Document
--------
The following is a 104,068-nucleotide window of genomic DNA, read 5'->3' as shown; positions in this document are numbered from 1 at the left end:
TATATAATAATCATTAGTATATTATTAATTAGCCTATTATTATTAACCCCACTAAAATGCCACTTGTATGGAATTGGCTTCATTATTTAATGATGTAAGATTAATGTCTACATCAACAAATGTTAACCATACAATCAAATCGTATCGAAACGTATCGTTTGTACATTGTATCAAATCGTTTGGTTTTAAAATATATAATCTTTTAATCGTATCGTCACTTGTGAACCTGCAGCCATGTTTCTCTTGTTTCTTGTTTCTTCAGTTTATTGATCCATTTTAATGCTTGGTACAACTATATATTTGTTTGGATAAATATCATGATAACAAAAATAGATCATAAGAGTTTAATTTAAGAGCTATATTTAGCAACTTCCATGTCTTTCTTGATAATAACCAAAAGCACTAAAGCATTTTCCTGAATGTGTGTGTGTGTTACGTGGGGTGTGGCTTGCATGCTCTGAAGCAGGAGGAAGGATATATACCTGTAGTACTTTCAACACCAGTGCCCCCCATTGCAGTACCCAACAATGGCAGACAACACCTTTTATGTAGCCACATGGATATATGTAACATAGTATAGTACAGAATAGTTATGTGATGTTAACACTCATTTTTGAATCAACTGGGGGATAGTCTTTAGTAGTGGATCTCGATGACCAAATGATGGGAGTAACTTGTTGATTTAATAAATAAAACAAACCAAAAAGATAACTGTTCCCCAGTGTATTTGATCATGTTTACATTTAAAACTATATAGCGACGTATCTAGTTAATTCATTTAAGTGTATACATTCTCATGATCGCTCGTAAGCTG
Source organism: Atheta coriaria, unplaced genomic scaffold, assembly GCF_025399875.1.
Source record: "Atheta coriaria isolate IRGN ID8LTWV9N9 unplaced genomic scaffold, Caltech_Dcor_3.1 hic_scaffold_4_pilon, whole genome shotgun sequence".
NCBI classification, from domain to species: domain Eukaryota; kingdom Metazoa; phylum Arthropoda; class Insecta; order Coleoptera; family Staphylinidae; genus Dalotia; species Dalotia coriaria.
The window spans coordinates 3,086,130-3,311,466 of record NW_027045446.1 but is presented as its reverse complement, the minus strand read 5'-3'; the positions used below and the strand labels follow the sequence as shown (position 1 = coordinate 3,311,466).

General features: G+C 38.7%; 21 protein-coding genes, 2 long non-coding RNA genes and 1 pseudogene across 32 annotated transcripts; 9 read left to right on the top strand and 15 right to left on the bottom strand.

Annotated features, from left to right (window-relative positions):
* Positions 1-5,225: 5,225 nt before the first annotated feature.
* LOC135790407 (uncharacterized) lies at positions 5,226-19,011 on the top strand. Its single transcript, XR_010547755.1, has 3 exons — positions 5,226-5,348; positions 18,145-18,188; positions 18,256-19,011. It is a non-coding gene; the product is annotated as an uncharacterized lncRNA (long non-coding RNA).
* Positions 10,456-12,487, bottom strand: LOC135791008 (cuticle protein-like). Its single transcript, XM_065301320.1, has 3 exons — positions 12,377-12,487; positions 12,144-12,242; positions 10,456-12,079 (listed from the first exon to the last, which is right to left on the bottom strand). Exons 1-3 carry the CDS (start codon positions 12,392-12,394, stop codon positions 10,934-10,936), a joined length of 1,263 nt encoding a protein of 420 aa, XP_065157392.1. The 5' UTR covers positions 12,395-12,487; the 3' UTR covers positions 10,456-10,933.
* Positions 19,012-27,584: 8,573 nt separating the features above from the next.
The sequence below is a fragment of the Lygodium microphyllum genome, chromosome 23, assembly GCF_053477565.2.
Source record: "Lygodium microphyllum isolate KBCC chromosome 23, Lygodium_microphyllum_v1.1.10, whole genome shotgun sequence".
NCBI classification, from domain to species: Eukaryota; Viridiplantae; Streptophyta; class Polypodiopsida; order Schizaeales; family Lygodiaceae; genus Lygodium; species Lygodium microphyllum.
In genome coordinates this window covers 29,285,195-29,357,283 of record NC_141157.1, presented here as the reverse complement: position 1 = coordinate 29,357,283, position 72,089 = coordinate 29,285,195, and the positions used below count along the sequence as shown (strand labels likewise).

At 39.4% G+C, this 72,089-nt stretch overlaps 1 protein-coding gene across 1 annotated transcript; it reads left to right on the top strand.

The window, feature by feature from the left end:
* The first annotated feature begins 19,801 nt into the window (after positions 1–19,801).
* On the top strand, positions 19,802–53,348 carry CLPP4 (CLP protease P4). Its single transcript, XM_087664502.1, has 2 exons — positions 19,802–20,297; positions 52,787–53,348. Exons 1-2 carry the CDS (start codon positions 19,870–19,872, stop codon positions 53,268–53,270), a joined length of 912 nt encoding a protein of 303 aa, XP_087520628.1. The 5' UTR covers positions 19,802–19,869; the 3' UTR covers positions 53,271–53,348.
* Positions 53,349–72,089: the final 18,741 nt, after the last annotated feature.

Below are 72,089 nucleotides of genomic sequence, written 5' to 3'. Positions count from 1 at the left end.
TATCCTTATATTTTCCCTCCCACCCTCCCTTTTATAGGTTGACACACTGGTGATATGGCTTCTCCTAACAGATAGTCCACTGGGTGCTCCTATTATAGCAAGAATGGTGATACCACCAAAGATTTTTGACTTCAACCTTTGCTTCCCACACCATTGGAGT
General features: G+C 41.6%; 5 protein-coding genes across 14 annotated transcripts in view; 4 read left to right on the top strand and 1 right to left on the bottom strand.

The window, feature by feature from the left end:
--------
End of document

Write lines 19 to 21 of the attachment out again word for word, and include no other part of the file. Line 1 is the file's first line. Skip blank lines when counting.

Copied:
* The first annotated feature begins 19,801 nt into the window (after positions 1–19,801).
* On the top strand, positions 19,802–53,348 carry CLPP4 (CLP protease P4). Its single transcript, XM_087664502.1, has 2 exons — positions 19,802–20,297; positions 52,787–53,348. Exons 1-2 carry the CDS (start codon positions 19,870–19,872, stop codon positions 53,268–53,270), a joined length of 912 nt encoding a protein of 303 aa, XP_087520628.1. The 5' UTR covers positions 19,802–19,869; the 3' UTR covers positions 53,271–53,348.
* Positions 53,349–72,089: the final 18,741 nt, after the last annotated feature.